“A man, to be greatly good, must imagine intensely and comprehensively; he must put himself in the place of another and many others; the pains and pleasures of his species must become his own. The great instrument of moral good is the imagination.” -Percy Bysshe Shelley, A defence of poetry
Countries waging war - that is to say, humanity waging war against humanity, rulers upholding nuclear weapons, in order to safeguard their sovereignty, terrorist attacks escalating like wild fire, workers exploited in obscurity, vulnerable females undergoing female genital mutilation, innocent children tacitly murdered prior birth, asylum seekers ‘snubbed - the list is endless.
Contemplating upon all of the above, anyone deemed humane is bound to feel uncomfortable - burdened almost. Such phenomena have been taking place for centuries, one would think we have learned a lesson, and yet, it is clear that we have not. Shall we, as Aleksandr Solzhenitsyn rightfully asked once, “have the temerity to declare that we are not responsible for the sores of the present-day world? “
This results hence in the questioning of how we are to amend such injustices; though it seems foolish of me to suppose we could, once and for all, eradicate them. Evidently, certain mishappenings are utterly out of our control, and yet, we must not adopt the “blessed is he who expects” outlook: a rather crude form of ‘bystander apathy”. By contrast we must act, and we must do so with prudence and care, by subscribing to a set of noble ideals. Without an ideal blueprint the architect could never incarnate his craft; Without an ideal, the very possibility of progress falters.
Contending there is room for progress, one is left with the task of looking for the tools with which to generate such progress. Education may present itself as a promising candidate and yet, theoretical education will fail to bring about the necessary change. This is due to it being unable to stimulate the human ‘will’, and hence, to instil the sufficient ‘motivation’ to act righteously. For, it is our ‘will’, our emotive side, which dictates our actions, not our intellect. All that said, the question therefore becomes, how is one to make his will ‘will’ good actions? - How is the ‘good will’, which Immanuel Kant so fervently prioritised, formulated?
What I’m getting to and what I’m proposing is literature; Literature is language manifesting itself creatively; is the only tool present to human beings with which we could, somehow, inculcate some measure of humanity and compassion in each other, in a world which lacks both. Compassion is the child of Pity, and Pity the child of Selflessness; of the man who sees in others himself, one who recognises the plight of the human condition and is able to relate, understand and ultimately - act. The French philosopher Jean Jacques Rousseau stated something similar in his treatise ‘Emile; on education’, contending that it is only he who pities, and is able to put himself in the shoes of another, can be good and virtuous: “When combined with pity, [the] imagination puts us in the place of the miserable man” and as a result, instead of feeling envy or enmity, we are able to metaphysically comprehend the other with compassion. Rousseau’s use of the word ‘imagination’ reels in the notion of literature.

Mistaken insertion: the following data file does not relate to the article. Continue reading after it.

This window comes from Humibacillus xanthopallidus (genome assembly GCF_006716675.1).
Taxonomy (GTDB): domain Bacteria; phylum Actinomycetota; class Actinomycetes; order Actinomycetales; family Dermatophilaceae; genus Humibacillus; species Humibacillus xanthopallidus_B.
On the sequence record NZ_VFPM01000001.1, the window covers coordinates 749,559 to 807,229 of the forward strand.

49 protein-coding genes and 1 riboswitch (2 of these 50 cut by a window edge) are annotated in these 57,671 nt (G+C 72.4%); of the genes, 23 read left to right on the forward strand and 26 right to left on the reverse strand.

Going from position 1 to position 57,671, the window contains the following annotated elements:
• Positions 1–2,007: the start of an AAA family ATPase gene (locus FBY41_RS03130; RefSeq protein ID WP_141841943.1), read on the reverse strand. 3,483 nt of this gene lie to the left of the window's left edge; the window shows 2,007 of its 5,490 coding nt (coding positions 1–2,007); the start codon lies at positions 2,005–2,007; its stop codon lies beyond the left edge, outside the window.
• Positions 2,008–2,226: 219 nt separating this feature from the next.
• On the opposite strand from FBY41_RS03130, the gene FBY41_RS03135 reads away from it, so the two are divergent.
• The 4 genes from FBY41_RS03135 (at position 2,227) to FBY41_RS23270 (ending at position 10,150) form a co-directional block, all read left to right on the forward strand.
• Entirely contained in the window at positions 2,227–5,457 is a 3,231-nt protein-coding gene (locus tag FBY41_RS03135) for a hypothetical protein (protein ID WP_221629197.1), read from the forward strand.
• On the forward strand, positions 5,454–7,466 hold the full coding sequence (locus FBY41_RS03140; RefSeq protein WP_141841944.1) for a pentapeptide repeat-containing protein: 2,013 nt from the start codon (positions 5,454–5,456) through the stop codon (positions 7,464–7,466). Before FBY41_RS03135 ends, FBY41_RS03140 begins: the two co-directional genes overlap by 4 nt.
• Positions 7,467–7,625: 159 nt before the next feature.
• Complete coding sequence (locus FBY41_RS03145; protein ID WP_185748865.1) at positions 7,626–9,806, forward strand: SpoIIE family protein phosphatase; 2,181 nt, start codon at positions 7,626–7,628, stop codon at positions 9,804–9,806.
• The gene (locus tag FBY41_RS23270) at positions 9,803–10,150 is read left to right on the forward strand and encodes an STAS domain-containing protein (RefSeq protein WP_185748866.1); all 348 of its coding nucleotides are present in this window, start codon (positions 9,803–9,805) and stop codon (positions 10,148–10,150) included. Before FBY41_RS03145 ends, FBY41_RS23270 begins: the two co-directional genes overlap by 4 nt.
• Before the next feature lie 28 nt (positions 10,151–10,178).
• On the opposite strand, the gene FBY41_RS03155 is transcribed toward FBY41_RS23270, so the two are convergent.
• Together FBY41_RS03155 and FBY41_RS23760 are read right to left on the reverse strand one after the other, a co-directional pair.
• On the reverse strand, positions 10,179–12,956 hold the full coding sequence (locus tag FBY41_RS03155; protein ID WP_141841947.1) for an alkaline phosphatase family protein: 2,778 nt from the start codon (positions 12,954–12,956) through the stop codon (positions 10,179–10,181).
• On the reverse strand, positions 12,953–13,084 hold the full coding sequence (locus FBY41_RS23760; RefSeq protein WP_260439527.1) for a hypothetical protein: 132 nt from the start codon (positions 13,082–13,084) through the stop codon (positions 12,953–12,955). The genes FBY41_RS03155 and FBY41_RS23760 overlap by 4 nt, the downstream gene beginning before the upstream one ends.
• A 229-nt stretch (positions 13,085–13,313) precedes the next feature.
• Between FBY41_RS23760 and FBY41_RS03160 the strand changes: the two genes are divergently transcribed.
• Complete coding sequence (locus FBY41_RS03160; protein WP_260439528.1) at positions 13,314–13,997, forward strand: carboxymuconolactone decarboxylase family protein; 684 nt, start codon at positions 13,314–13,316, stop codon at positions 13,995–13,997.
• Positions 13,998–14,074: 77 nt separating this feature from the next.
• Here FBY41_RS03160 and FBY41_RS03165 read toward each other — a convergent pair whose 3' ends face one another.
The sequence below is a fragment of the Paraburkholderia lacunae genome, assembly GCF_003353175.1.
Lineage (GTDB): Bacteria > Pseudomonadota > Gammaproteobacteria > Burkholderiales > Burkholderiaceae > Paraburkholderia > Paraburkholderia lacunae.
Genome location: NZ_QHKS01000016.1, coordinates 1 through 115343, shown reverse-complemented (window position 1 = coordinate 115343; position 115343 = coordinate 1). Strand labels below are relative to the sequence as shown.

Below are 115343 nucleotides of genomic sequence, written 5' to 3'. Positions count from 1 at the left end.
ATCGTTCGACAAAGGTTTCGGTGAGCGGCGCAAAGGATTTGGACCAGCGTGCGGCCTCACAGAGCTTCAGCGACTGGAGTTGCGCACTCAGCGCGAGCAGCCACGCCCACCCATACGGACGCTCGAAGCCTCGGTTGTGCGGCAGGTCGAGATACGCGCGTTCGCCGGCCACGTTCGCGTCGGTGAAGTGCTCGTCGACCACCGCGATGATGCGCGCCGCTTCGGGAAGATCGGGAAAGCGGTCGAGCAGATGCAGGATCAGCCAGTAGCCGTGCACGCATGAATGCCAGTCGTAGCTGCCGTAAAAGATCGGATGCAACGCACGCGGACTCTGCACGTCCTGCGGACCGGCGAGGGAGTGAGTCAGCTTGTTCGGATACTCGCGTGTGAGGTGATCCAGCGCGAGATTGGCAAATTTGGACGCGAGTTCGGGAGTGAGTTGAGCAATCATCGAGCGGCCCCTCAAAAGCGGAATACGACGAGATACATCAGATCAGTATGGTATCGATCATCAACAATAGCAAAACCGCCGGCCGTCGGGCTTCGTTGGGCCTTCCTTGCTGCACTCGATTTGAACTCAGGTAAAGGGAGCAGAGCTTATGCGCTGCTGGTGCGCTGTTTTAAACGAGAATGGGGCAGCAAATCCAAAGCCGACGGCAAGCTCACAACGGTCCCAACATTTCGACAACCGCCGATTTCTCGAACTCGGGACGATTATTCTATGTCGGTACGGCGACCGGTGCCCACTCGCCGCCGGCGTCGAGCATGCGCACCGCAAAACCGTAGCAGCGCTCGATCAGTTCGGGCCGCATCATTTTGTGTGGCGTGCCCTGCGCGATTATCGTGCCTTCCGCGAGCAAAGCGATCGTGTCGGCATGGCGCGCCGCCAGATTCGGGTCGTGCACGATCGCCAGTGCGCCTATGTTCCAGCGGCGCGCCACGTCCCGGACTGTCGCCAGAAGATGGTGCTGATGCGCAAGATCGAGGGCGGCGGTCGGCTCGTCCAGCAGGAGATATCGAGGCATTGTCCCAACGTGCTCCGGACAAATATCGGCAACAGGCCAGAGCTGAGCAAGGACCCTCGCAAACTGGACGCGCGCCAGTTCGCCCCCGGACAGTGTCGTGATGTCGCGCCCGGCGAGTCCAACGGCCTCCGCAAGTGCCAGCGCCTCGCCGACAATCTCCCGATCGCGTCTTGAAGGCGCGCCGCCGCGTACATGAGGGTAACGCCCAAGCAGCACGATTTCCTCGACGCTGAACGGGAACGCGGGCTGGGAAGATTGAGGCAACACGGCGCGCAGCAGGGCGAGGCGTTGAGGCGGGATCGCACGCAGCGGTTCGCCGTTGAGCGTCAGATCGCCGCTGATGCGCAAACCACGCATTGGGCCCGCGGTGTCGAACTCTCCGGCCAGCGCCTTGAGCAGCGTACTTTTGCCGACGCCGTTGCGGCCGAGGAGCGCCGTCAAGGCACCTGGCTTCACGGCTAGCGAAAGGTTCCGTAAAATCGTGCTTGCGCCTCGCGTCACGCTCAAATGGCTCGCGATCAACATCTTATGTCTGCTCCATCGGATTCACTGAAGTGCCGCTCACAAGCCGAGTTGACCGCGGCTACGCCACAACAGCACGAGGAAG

Be it novels, drama, poetry, music or film - literature always employs the method of defamiliarising the reader, showing a whole new array of possibilities that he/she might have never experienced. We all can relate and learn from Hamlet’s plight — partially why it is so widely read, and Conrad’s Heart of Darkness tells us of the horror and evil which reside within us, yet we often disregard; Kurtz is not just a fictional man, he is us. Narnia’s C S Lewis portrays forgiveness as the greatest, most valued act to be practised - we froth at the mouth while watching Schindler’s list because we are able to recognise the evil wrongdoings of the holocaust and thus condemn them. Orwell’s 1984 urges us to be cautious against the dangers of utopic aspirations’ and totalitarianism. Storm of Steel, a novel by Ernst Junger, illuminates the horrors of war through the eyes of an ordinary soldier. I could go on and on. We must not forget that such themes, capturing both the negative and the positive side of human life, ultimately teach us lessons that could never become anachronistic.
Literature shows those who want to see the danger in certain motives like envy, selfishness, blinded ambition, pride, resentment and at times, the virtue in others. It is a telescope which captures human behaviour and analysis it, exposing the wickedness and sublimity of human life and its course. Essentially, it is up to the author and his skill to instil compassion. If one is unable, by virtue of self-discipline, to impel himself to act virtuously, he may turn to literature, not merely for the sake of pleasure or distraction, but to become better, for the sake of goodness.
That being said, one realises that reading literature alone will not suffice. Once our compassion is roused and we are fully aware of our wrongdoings, we must be practical and act accordingly. I propose one engages in simple acts, which simple as they are, could make the greatest difference. Contemplate upon what is right and wrong, and, above all evaluate your own actions critically; In the words of Socrates, “let him who would move the world first move himself.” It is only after one has a clearer conception of both himself and the world that he is to flourish and reform.
This article was primarily written as a reaction to a number of propositions which suggested that Literature be removed from a compulsory subject at Secondary school: an act which, I believe out rightly fails to take in to consideration all the above points, and more.